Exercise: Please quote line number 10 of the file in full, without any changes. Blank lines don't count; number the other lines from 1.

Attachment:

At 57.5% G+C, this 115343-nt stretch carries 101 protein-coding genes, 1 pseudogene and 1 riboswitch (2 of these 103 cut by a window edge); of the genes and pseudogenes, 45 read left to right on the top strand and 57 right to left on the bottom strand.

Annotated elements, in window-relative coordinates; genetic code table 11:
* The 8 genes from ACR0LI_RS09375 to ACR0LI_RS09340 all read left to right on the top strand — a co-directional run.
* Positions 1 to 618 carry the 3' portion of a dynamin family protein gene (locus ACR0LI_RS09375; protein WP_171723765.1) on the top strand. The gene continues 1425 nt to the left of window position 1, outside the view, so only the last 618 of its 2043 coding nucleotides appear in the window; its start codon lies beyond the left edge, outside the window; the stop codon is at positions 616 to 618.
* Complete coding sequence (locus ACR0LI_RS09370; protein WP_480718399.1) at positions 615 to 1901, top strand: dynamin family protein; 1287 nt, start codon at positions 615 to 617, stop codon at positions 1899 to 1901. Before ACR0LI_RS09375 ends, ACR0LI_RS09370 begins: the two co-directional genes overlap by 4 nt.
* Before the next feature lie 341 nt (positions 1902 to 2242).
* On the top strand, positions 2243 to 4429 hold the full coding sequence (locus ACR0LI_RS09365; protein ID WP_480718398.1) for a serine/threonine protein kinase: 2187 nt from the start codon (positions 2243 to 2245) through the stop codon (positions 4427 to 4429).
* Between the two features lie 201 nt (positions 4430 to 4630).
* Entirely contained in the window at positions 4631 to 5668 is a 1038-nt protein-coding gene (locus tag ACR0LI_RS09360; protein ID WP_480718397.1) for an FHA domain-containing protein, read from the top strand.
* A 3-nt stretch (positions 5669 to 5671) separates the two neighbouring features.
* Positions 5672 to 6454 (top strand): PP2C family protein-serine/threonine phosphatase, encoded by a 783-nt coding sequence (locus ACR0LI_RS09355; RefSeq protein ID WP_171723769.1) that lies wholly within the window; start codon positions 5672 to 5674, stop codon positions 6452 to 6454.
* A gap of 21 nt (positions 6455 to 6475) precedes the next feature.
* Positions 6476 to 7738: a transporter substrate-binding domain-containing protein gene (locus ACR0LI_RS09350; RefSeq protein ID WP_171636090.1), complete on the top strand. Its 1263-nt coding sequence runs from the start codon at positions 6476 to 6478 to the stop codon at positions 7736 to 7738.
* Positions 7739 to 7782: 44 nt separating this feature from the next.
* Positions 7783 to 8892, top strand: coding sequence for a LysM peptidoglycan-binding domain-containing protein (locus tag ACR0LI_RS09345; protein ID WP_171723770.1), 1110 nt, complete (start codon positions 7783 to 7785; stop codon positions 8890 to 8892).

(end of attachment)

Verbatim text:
* A 3-nt stretch (positions 5669 to 5671) separates the two neighbouring features.